Created by: David Benioff, D.B. Weiss
Cast: Sean Bean, Mark Addy, Lena Heady, Emilia Clarke, Peter Dinklage, Nikolaj Coster-Waldau, Michelle Fairley, Iain Glen, Harry Lloyd, Jason Momoa
Synopsis: This is the first in a new series made by US channel HBO, based on a series of novels by author George R.R. Martin. It is a medieval story of political intrigue in a mythical land. Eddard “Ned” Stark (Bean) control’s the realm of Winterfell. The King (Addy) makes a month’s journey north to Winterfell to ask his old friend Stark to be King’s hand, following the murder of the last man to hold that title. It seems that someone is after his crown.
This was the other major cable network series that I have been waiting for, in addition to Torchwood Miracle Day, that is now available to view on Foxtel. I am therefore very grateful to friends and family that have Foxtel as I myself am not currently signed up. As an added bonus for me, watching Sunday night’s episode, as pats of the show are filmed in Malta, Bride of Film Nerd was interested in seeing her family’s native country on-screen. So we sat down to enjoy this one together.
Being a series by HBO, it does not shy away from violence (there is a beheading in the opening scenes), nor does it shy away from nudity, which there is an abundance of in the second half of this episode. So far, so True Blood. However, despite these elements perhaps being a drawing card to an audience unfamiliar with the source material, it does not take long for the real agenda of the series to become apparent. This first episode is a slow-burner in the tradition of any good exposition opening episode. Slow does by no means indicate dull in this case, as a lot of intrigue is built as we are introduced to different families, royal and common. There are apparently supernatural beings that inhabit this world too, but to begin with they remain on the sidelines. When the violence and nudity do occur, it is to support an element of the story being told, and as such though abundant, may not necessarily be labelled as excessive.
All I have discussed so far is really window dressing. The real delight of this first episode are the characters and how they interact. Bean’s Stark is clearly noble and accomplished by nature. He takes his responsibilities to his family and to his comrades very seriously. He is capable of a sense of humour, but is well aware of time and place. In some ways he is an older, wiser version of Bean’s own Richard Sharpe. Mark Addy plays the King Robert Baratheon, and does a marvellously convincing job. He is lecherous and a glutton, but when required to be in command, he has a quietly forceful presence. A long friendship exists between these two men, and this friendship is played with ease by them both, while Stark realistically weighs the problems associated with accepting his friend’s request. Former Sarah Connor Lena Heady is the Queen Cersei, who is making her own plans with her brother Jaime (Coster-Waldau). This alone provides the biggest shock moment of the episode. They also have a third sibling, the amazing Peter Dinklage’s Tyrion, whom seems a debauchery prone lout, though shows later in the episode his opinion is of great worth. We also follow a separate story of former monarch Viserys Targaryen (Lloyd), who seeks to raise an army to reclaim his realm. To do so he essentially sells his sister Daenerys (Clarke) to Drogo (Momoa, next to be seen in the Conan: The Barbarian reboot) , leader of a barbarian warrior clan.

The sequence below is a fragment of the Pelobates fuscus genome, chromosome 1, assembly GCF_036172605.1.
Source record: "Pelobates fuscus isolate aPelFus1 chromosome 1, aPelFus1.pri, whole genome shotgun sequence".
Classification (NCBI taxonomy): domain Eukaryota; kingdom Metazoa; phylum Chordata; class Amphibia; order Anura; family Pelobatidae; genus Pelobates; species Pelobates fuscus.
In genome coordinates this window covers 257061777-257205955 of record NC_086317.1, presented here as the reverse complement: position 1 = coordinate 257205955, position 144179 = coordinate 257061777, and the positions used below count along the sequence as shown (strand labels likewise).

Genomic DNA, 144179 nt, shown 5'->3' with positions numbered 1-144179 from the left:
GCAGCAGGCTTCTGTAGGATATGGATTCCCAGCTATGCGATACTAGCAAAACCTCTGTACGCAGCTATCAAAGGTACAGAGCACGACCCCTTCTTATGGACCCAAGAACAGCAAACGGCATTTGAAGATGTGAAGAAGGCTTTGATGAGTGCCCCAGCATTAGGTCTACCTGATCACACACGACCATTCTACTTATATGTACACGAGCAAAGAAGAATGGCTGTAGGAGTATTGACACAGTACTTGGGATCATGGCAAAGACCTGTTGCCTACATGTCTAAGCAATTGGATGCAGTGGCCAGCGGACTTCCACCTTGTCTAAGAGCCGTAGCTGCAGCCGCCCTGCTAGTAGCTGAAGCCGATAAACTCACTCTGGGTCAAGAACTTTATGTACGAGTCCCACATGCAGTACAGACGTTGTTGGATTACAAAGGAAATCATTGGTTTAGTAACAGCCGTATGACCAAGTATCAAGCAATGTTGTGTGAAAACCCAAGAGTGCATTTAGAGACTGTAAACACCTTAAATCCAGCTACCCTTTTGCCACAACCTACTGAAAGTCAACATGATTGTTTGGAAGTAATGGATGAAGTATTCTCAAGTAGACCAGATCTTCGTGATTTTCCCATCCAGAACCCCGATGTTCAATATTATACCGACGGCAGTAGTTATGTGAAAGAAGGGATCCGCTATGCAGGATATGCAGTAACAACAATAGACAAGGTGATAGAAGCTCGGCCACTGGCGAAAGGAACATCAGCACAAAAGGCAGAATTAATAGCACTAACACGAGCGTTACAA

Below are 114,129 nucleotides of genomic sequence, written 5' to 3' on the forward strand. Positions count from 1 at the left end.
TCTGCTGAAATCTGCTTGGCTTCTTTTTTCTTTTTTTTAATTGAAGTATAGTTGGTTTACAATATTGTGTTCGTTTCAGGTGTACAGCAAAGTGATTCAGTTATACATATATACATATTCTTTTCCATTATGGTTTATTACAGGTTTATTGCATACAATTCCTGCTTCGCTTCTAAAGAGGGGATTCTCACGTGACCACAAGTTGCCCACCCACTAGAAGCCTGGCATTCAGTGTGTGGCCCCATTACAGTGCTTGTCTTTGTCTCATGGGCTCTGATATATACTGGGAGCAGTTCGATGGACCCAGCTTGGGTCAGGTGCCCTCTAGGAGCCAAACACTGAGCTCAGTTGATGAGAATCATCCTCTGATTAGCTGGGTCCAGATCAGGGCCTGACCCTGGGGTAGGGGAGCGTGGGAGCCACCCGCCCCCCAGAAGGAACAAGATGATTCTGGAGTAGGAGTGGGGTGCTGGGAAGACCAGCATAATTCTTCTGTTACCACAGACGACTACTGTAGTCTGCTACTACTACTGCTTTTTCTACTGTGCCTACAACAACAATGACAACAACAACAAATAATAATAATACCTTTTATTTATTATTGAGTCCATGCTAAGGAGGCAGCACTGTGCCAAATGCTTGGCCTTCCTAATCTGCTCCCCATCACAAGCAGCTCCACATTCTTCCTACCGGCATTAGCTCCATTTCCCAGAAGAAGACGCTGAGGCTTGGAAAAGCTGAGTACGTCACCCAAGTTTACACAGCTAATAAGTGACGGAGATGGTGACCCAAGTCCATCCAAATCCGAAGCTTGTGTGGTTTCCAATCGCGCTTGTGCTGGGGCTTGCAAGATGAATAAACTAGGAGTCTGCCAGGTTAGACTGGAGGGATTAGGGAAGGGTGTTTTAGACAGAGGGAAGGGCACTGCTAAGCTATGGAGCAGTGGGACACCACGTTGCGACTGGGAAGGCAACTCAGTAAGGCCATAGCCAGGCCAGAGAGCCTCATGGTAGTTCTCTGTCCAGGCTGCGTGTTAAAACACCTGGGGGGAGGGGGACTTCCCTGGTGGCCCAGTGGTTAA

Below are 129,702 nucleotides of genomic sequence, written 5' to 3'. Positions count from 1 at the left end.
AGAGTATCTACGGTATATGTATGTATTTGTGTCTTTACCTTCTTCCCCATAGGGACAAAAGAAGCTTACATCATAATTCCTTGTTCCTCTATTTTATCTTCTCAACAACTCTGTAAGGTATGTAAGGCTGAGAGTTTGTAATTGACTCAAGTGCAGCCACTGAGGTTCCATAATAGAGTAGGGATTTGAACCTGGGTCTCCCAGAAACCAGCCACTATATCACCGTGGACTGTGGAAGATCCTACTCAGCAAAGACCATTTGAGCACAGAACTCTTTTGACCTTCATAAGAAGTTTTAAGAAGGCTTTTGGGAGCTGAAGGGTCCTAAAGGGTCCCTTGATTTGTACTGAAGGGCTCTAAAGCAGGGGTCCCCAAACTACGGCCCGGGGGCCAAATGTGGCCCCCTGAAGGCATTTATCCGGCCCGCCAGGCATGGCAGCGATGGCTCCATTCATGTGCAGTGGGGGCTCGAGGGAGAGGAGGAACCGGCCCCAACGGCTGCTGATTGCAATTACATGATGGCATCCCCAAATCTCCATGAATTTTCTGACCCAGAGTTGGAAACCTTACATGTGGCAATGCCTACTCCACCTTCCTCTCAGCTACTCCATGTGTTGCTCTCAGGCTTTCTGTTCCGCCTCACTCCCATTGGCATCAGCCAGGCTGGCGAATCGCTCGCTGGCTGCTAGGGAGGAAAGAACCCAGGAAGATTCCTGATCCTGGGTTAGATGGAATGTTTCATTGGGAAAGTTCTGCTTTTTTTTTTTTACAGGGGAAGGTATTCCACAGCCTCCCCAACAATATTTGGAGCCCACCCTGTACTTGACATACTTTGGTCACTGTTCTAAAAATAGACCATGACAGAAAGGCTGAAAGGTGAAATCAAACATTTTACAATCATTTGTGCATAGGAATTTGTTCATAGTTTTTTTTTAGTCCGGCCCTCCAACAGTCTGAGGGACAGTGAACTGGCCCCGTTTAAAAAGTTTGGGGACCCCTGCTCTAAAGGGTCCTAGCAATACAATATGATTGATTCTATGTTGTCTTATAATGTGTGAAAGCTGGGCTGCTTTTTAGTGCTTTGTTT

Despite the supernatural elements, what is mainly on display is the politics that one can easily believe existed in ancient times. Women are pawns in political gains, uniting forces through marriage, not often considering personal choice or desire in the matter. It is so accepted, that two mother’s are even seen coldly conversing over the prospect of marriage of their children. Men have the role of protecting their domain, spending time learning the arts of warfare, while women are off crocheting. This said, the women themselves have a strength and a major role to play in coming events.
A fascinating first episode, full of intrigue and deception. I am not familiar with the source novels, so I shall sit back and enjoy where future episodes are to take me.
4 stars out of 5.